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    SF Bay Area- Richmond
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    16,001

    Default Re: Joel White, fasteners and fiberglass

    As we say here, "Stick to the plan, man!"

    Remember that there is a HUGE difference between building with dimensional lumber (aka "solid wood") and marine ply. Boats built from marine ply are now often just clamped together and glued with epoxy, but solid wood moves too much to allow this process and still requires fasteners.
    "The enemies of reason have a certain blind look."
    Doctor Jacquin to Lieutenant D'Hubert, in Ridley Scott's first major film _The Duellists_.

  3. #3
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    Mar 2014
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    Rochester, NY
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    Default Re: Joel White, fasteners and fiberglass

    there is a HUGE difference between building with dimensional lumber

    Yes, but the Shellback planking and transom is plywood. Stem and mid-rib are laminated lumber. But I appreciate the "stick with the plan"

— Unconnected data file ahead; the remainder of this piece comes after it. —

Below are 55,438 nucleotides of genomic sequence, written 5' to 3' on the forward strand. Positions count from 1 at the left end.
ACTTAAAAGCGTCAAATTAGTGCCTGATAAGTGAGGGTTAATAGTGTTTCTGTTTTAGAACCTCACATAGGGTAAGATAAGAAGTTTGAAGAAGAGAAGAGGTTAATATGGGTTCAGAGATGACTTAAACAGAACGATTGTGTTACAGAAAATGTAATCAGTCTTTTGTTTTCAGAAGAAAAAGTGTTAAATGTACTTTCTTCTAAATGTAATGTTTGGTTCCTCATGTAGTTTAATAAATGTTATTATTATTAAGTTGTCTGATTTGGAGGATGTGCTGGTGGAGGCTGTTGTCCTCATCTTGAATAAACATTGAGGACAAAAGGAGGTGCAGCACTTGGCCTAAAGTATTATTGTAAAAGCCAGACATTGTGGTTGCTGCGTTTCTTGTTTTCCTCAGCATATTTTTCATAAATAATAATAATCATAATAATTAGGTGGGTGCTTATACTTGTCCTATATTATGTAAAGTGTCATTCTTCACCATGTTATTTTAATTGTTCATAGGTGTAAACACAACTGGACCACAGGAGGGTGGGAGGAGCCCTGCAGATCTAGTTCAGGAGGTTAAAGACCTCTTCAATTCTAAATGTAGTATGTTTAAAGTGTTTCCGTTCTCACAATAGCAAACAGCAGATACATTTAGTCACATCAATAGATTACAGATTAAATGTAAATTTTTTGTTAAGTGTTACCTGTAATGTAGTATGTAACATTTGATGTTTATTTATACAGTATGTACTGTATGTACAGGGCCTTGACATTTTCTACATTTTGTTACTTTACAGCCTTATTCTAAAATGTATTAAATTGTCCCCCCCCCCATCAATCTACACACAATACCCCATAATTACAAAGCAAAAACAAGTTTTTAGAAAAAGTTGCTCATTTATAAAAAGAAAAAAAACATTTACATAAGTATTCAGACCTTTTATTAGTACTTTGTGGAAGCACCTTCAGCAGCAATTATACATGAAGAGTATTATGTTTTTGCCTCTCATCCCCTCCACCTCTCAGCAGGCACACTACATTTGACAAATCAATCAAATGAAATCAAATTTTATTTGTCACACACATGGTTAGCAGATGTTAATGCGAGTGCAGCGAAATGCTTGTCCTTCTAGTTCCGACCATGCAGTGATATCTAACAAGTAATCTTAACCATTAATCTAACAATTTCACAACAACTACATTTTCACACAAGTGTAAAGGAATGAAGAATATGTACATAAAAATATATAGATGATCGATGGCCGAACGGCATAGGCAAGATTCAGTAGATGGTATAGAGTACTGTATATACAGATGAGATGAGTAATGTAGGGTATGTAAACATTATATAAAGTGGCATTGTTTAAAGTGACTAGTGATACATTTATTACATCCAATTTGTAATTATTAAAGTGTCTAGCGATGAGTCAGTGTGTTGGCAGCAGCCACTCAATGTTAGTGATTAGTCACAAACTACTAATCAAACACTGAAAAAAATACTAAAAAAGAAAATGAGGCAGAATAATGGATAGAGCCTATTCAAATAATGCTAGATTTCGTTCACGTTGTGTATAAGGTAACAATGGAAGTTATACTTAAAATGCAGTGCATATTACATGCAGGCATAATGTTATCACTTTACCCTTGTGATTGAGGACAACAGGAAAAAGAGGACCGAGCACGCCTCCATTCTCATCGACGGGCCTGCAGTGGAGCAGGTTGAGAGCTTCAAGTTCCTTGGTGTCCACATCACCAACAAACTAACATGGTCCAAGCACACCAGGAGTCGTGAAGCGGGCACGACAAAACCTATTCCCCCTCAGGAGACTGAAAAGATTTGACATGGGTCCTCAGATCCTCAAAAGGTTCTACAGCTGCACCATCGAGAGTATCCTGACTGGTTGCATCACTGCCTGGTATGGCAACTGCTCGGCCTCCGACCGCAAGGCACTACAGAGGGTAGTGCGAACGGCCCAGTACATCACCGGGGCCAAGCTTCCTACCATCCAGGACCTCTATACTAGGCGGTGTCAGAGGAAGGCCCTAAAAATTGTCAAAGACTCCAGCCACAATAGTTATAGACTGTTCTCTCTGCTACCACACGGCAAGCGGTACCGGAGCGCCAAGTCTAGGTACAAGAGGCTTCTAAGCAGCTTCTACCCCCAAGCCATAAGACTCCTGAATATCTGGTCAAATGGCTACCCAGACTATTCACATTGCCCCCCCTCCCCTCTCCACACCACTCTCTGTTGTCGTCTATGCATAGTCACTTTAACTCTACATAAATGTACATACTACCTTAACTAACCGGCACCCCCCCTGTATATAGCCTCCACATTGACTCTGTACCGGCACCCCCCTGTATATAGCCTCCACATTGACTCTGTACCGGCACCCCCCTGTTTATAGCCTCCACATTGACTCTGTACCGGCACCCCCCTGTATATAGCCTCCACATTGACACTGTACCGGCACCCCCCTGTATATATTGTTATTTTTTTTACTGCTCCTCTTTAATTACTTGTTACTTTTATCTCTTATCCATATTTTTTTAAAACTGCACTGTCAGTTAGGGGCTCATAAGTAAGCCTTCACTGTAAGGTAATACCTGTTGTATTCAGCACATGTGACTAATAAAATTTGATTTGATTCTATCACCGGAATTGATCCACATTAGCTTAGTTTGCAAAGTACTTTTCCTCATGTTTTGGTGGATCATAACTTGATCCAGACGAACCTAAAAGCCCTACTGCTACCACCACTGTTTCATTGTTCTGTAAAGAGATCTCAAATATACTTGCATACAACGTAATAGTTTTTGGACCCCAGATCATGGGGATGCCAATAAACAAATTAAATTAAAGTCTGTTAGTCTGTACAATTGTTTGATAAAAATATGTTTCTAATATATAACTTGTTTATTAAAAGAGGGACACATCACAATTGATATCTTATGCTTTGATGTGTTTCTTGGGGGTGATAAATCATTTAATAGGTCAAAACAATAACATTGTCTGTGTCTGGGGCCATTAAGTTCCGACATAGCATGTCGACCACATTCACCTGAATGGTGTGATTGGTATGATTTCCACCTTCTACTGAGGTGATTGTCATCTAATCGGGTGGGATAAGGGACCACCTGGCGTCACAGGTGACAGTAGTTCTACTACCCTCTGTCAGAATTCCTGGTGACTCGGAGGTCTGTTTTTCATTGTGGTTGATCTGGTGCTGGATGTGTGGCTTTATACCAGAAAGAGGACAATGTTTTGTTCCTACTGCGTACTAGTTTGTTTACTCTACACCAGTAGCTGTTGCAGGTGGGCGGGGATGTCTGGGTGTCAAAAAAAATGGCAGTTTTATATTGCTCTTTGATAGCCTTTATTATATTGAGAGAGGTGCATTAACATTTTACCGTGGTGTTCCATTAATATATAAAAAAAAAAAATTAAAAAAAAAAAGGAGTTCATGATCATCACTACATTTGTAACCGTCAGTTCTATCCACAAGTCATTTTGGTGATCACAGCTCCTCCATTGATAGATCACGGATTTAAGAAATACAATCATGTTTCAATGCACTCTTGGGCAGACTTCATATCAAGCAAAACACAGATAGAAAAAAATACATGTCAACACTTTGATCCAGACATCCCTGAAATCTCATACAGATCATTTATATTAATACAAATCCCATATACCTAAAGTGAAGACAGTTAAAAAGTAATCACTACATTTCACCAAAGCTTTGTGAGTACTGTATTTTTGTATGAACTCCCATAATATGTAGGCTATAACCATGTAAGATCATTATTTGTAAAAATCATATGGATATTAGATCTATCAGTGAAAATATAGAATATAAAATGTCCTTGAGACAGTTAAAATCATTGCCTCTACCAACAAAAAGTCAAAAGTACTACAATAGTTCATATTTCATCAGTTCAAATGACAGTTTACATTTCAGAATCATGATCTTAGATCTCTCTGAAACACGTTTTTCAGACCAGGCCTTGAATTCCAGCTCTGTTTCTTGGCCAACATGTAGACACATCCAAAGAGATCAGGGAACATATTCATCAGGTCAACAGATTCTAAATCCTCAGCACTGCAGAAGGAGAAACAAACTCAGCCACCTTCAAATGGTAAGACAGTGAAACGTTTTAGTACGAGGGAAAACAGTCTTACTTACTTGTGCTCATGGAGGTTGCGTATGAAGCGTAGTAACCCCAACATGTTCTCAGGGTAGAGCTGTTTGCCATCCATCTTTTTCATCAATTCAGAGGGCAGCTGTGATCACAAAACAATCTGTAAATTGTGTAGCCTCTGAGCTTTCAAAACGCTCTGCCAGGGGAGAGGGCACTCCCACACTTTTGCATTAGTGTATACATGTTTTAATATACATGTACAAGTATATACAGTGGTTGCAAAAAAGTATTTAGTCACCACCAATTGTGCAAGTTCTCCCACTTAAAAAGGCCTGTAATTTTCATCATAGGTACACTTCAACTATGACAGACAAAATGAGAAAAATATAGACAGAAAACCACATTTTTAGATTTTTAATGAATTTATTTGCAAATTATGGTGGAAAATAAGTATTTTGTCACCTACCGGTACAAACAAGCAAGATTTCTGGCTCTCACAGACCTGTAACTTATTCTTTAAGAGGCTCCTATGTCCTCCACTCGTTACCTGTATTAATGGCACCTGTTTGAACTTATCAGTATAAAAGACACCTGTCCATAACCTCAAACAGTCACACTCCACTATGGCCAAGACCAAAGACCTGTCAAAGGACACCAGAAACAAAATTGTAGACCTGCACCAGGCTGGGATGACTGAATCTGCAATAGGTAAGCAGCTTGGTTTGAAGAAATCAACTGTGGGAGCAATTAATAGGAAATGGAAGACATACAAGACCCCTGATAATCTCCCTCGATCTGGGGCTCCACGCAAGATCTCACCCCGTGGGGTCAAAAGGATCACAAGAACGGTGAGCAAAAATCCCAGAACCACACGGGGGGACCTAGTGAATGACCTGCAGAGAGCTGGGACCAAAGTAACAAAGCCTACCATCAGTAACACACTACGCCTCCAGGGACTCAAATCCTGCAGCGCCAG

"
    exposed plywood edge grain is potentially trouble."
    Yes, will seal this with epoxy. Very tempting to tape the seams you mention. Maybe that is not so much deviating as adding to?

  4. #4
    Join Date
    Jan 2009
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    Narragansett Bay and Approaches
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    208

    Default Re: Joel White, fasteners and fiberglass

    I seal the bejesus out of plywood with epoxy. I might not with solid timber.
    Glued Lap Plywood sailing dinghies have been successfully built and used in the UK for many years.
    I don’t see why the Shellback is any different. I think fasteners are dreadful things which invite water and rot right where you want it least. I don’t wear a Breton Cap and have a neck beard, I think Gougeon Brothers had it dead right as far as plywood boats go.